Chaos… Order… Chaos…

Photo by Martin Péchy from Pexels

Can chaotic systems also synchronize with each other? Physicists from Bar-Ilan University in Israel, along with colleagues from Spain, India and Italy, analyzed the Rossler system and discovered new phenomena that have been overlooked until now.

For the first time the researchers were able to measure the fine grain process that leads from disorder to synchrony, discovering a new kind of synchronization between chaotic systems: Topological Synchronization. Traditionally, synchronization has been examined by comparing the time-course of activity of the two systems. Topological Synchronization instead examines synchronization by comparing the structures of the systems.

As per the researchers, “Every chaotic system attracts its own unique strange attractor. By Topological Synchronization we mean that two strange attractors have the same organization and structures. At the beginning of the synchronization process, small areas on one strange attractor have the same structure of the other attractor, meaning that they are already synced. At the end of the process, all the areas of one strange attractor will have the structure of the other and complete Topological Synchronization has been reached.”

This means that chaotic systems synchronize gradually through local structures that, surprisingly, kick off in the sparse areas of the system and only then spread to the more populated areas. In these sparse areas the activity is less chaotic than in other areas and, as a result, it is easier for these areas to sync relative to those that are much more erratic. (1)

In a fully chaotic system.

Small clearings of order.

And at the end, the system will be in sync.

In a totally ordered system.

Vast hidden oceans of chaos.

And at the beginning, the system will breed a new cosmos…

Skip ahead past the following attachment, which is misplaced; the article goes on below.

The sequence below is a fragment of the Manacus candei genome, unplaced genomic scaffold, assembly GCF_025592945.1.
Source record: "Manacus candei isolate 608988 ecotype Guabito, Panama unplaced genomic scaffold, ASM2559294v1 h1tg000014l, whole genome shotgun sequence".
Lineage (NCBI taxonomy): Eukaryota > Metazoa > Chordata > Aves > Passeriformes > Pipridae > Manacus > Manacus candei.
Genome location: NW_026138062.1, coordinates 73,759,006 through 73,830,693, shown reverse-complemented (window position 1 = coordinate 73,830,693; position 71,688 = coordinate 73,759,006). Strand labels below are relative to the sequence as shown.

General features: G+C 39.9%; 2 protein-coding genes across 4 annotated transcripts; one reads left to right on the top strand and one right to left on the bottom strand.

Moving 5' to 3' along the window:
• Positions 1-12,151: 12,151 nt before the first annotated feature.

A new cosmos which will again be in order once more.

An order which will create a new chaos to engulf everything…

For the cosmos we live in is neither ordered nor chaotic.

The cosmos we live in just Is.

Trying to speak to us.

Trying to break its limitations and communicate.

Throw that stone into the calm lake.

Can you hear the roaring abyss?

Synchronizing the brain with the cosmos. Not remembering.


The ability to remember sounds, and manipulate them in our minds, is incredibly important to our daily lives. New research is shedding light on how sound memory works in the brain, and is even demonstrating a means to improve it.

Scientists previously knew that a neural network of the brain called the dorsal stream was responsible for aspects of auditory memory. Inside the dorsal stream were rhythmic electrical pulses called theta waves, yet the role of these waves in auditory memory were until recently a complete mystery.

Researchers applied transcranial magnetic stimulation (TMS) at the same theta frequency to the subjects while they performed specific memory related tasks, to enhance the theta waves and measure the effect on the subjects’ memory performance.

They found that when they applied TMS, subjects performed better at those memory tasks. This was only the case when the TMS matched the rhythm of natural theta waves in the brain. When the TMS was arrhythmic, there was no effect on performance, suggesting it is the manipulation of theta waves, not simply the application of TMS, which alters performance. (1)

Synchronizing with the cosmos.

It seems important.

But it is actually the other way around.

Not being in sync is what requires effort.

And we are trying too hard for that every day.

Every single moment we get out of sync.

Every day we destroy our connection with the cosmos.

Stop trying so hard and watch the cosmos aligning with you.

You do not need any special tools to boost your memory.

The only thing you need to do is to let go.

And just remember, that you don’t need to remember…

Synchronizing things… That are already in sync…


Scientists have set up the world’s most precise ‘metronome’ for a kilometer-wide network. The timing system synchronizes a 4.7-kilometer-long laser-microwave network with 950 attoseconds precision. An attosecond is a millionth of a millionth of a millionth of a second. (1)